To avoid flooding your receivers’ inboxes with dozens of emails, test which emails they respond best to.
2. Make Use of Dynamic Content
In relation to the previous step, dynamic content helps you deepen personalization. You can tailor particular aspects of your campaign, such as the message, imagery, and/or CTA, relying on the data provided by prospects/clients.
This dynamic content is generated and changed based on variables. A variable is a piece of content that changes depending on the data you have about the receiver. First, you add a variable. Then, you collect information from users that is relevant to this variable and adjust it accordingly.
Pictures, GIFs, drawings, and graphics are all significant visual aspects of any email marketing strategy because they strengthen the email copy. Adding customized visuals that your core demographic can relate to can give your campaign a more personal touch and raise your click-through rate by up to 29%.
According to Neil Patel, CTA is the turning point between conversions and bounces. When compared to a generic CTA, personalized CTAs convert almost 200% higher.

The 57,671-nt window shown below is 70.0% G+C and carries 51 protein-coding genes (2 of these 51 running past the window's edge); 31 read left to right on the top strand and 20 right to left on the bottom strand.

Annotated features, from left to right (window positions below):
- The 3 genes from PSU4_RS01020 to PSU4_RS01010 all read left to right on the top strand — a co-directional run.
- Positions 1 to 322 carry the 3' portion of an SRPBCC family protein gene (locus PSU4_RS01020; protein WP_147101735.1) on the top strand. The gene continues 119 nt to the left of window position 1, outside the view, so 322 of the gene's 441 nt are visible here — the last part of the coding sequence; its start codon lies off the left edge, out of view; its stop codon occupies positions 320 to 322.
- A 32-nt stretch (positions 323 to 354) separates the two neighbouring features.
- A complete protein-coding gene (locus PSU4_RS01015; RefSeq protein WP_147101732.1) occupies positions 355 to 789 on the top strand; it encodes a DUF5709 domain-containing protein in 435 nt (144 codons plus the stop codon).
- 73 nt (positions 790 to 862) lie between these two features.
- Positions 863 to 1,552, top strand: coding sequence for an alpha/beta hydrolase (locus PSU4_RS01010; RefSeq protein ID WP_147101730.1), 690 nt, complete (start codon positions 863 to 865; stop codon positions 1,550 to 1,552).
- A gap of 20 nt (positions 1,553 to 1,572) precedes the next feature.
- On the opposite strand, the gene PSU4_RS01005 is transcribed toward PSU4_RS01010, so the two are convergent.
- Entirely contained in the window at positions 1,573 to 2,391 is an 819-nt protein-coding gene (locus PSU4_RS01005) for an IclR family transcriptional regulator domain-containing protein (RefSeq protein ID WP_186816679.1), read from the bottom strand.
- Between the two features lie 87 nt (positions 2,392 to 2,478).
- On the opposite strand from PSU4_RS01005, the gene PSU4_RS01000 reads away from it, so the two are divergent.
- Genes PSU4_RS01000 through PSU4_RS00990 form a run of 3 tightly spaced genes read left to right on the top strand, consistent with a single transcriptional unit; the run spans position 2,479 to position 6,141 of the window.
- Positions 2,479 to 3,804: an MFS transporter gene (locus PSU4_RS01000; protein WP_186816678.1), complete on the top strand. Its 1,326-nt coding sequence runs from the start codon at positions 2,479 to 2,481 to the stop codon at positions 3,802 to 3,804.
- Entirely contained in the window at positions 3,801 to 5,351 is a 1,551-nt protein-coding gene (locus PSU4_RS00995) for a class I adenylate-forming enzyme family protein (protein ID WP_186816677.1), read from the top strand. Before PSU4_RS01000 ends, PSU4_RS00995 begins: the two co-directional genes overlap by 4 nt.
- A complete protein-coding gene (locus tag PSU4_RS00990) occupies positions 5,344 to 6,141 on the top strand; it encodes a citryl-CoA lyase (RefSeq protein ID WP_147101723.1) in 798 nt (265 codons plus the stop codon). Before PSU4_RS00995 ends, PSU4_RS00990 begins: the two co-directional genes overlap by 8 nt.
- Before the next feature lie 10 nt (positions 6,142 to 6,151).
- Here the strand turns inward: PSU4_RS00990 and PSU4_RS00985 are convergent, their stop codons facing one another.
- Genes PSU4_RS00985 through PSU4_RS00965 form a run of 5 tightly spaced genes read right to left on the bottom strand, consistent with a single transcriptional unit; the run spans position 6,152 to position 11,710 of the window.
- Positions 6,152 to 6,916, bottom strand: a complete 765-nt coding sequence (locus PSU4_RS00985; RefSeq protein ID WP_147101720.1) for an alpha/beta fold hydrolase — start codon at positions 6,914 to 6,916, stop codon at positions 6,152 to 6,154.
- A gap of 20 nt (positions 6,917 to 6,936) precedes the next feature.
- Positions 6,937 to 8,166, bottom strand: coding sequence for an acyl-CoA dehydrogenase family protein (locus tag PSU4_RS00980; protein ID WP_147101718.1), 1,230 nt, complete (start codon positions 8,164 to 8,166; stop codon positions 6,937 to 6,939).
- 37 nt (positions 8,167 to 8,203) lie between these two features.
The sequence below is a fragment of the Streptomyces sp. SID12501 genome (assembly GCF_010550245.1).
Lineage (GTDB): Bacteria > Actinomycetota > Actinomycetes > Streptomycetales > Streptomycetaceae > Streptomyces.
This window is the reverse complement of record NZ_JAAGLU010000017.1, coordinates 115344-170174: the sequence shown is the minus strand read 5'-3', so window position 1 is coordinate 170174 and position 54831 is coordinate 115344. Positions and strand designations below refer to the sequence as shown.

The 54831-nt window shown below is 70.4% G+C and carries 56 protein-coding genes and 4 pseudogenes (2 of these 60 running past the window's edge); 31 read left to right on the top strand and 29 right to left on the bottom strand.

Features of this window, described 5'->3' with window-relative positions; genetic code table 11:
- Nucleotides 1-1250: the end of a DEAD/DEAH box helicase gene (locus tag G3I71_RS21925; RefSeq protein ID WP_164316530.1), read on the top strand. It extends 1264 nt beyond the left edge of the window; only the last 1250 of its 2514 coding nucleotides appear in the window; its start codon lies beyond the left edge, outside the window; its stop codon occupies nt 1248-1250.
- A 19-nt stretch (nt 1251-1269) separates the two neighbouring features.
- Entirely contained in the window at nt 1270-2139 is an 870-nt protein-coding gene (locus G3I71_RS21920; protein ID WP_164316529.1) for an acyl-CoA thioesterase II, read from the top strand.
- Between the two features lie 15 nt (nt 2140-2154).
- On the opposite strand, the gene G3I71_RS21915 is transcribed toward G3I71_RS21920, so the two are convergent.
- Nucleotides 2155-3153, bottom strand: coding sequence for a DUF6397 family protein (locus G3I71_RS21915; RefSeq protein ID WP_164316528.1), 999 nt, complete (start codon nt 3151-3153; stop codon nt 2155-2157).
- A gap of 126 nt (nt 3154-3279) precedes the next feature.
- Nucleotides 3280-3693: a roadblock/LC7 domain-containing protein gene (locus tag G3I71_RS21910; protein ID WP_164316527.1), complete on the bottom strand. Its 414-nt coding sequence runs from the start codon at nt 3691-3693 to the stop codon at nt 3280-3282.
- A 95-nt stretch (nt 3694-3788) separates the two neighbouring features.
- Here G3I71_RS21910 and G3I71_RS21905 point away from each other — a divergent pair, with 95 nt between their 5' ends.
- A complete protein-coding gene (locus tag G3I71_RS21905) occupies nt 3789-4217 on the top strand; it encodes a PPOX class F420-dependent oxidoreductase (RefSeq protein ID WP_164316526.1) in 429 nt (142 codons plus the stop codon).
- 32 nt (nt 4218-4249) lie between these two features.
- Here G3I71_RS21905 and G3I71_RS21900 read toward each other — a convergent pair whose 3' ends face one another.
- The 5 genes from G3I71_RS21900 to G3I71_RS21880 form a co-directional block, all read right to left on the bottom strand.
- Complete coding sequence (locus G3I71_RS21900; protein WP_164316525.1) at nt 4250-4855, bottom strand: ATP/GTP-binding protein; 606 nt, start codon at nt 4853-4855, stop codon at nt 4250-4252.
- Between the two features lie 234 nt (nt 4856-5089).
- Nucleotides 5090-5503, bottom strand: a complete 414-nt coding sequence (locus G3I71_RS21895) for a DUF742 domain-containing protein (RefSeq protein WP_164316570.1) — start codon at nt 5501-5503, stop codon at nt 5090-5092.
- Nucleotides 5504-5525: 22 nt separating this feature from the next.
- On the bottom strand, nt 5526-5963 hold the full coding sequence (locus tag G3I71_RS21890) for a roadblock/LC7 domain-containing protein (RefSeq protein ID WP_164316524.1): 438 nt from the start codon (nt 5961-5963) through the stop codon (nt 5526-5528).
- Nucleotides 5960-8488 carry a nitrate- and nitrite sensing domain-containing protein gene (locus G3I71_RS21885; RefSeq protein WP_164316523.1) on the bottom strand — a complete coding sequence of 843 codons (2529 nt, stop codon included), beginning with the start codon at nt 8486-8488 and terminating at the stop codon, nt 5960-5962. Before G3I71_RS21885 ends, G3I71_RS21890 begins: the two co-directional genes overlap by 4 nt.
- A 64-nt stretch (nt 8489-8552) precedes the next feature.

Companies that use dynamic email content deliver a more tailored experience to their users. Nowadays, in exchange for a customized online encounter and product suggestions, many customers are willing to share personal data with marketers. This strategy could help your company beat the competition, develop long-term relationships with your audience, save time, and improve income.
3. Use Hyper-Personalization
With a population in the billions, It makes no sense for companies to market to all of these free-thinking humans with an all-purpose approach.